Mychal Denzel Smith isn’t operating a branch of Niketown from his tiny bedroom in Brooklyn. It only looks that way.
There are two over-the-door shoe organizers full of sneakers, and a metal retail display rack against the wall can’t fit another pair. A column of unopened Nike shoe boxes teeters over the bed, reaching nearly as high as the bookshelf next to it that is crammed with classics of black literature past and present, like “Notes of a Native Son” by James Baldwin, and “How to Slowly Kill Yourself and Others in America” by Kiese Laymon.
A few pairs of high-top basketball shoes rest on a plastic container at the foot of the bed, the first thing Smith sees when he wakes in this apartment he shares with three roommates.
Man, this is a lot of sneakers, you say, taking it all in.
There are more under the bed, Smith pointed out, trying to telegraph that he isn’t a hoarder, just a sneakerhead. “What do I spend my money on?” he said. “I spend it on what you see: books and shoes.”
Smith, a contributing writer at The Nation and an Alfred Knobler Fellow at the Nation Institute, didn’t always have so many sneakers, upward of 200 pairs by last rough count. For a while, he mostly wore Converse Chuck Taylors.
“When I moved to New York, I was a broke, broke freelancer,” he said, standing amid his collection. “Shoes were not in the budget.”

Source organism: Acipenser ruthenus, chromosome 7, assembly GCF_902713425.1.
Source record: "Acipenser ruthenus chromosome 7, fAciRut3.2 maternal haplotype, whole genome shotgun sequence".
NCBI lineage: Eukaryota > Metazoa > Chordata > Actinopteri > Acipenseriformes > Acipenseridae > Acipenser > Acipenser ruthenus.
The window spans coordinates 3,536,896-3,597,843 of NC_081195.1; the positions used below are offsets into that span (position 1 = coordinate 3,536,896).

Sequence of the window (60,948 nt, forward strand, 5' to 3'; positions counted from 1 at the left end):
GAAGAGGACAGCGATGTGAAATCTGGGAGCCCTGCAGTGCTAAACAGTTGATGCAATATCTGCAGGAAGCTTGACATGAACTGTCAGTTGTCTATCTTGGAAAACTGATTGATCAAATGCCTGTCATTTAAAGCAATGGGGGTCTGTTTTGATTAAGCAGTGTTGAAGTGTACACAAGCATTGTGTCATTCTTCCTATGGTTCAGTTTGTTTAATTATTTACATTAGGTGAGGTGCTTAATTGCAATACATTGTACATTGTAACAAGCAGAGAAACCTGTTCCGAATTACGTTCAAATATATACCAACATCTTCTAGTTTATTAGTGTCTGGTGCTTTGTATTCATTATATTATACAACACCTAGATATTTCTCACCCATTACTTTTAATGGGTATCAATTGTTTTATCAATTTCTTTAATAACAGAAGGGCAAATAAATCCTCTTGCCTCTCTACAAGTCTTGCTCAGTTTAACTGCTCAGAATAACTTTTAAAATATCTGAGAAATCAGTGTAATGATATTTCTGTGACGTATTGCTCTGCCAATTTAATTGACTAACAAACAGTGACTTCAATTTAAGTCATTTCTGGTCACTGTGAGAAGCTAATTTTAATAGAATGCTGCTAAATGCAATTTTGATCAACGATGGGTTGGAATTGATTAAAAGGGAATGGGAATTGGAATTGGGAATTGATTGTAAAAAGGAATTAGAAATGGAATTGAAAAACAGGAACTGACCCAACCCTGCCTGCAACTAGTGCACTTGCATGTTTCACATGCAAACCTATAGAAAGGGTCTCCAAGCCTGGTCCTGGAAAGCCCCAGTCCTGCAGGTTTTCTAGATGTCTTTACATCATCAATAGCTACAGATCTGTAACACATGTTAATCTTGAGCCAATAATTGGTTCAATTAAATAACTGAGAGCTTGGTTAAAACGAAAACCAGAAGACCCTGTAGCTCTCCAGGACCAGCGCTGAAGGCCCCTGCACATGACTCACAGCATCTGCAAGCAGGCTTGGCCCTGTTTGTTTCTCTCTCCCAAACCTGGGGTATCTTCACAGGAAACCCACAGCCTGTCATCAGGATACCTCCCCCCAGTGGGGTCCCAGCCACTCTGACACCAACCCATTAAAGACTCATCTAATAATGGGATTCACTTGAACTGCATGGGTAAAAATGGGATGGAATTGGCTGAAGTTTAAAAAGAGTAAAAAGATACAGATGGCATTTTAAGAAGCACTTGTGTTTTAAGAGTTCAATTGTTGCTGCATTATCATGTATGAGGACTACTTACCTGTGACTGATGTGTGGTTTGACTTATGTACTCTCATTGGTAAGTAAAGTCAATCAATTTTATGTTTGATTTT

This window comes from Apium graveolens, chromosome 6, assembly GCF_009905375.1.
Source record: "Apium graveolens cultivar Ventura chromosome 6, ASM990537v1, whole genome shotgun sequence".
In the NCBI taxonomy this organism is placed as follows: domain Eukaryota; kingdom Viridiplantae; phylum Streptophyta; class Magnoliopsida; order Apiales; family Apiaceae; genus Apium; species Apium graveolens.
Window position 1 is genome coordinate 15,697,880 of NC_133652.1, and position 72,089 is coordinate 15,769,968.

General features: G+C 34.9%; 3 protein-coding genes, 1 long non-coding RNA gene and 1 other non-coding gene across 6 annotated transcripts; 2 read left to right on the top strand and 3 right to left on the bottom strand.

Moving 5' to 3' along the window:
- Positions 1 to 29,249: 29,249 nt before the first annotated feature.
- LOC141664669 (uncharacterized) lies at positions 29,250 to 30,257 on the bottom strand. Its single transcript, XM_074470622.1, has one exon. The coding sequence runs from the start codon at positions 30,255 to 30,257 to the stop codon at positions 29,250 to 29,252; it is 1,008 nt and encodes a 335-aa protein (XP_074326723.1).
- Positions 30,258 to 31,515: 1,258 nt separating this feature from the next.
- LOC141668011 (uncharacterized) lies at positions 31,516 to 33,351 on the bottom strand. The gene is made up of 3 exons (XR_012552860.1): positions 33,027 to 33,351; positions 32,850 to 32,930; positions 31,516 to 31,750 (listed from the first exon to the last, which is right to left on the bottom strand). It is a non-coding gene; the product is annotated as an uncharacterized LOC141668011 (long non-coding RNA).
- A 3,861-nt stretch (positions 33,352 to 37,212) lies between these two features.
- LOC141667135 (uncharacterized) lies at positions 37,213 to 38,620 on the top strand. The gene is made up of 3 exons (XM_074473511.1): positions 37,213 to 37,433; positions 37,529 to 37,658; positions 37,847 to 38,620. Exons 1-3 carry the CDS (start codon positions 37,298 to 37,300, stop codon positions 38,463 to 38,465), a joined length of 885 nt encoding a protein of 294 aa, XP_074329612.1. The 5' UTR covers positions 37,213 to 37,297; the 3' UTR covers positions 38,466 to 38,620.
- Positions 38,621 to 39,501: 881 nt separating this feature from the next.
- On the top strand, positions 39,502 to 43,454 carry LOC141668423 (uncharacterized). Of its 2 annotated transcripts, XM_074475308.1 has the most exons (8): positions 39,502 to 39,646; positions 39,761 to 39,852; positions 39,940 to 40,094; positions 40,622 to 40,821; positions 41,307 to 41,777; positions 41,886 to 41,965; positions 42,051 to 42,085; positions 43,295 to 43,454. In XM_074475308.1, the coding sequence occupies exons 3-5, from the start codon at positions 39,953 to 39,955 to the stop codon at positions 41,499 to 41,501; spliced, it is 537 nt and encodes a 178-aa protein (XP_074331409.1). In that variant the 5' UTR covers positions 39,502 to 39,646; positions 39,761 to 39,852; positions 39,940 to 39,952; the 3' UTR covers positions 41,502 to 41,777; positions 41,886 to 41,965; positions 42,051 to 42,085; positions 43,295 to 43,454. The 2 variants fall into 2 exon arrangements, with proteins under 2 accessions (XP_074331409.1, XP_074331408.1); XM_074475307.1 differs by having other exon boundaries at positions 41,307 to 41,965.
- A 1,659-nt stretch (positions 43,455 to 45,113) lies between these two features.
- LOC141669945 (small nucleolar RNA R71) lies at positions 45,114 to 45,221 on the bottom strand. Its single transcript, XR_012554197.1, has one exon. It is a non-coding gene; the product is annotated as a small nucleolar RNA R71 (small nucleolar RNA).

But Smith, 29, soon began appearing on TV as a commentator and signed a deal for his first book, “Invisible Man, Got the Whole World Watching,” an impassioned memoir that will be published June 14 and aims to capture what it’s like to be young, black and male in America today. And with success came sneakers.
In fact, one can chart Smith’s last few years in New York through the kicks he bought to mark big events. A life story told in shoes, if you will. Let’s start with the Nike Air Jordan 3 Retro “Infrared 23” pair.
Smith bought them after he earned a raise from his employer.
“I’d never had a pair of Air Jordan 3s before,” he said. “They’re the first shoe that Jordan did with Tinker Hatfield, who is Nike’s golden god in terms of design. They have a huge place in the Jordan legacy.”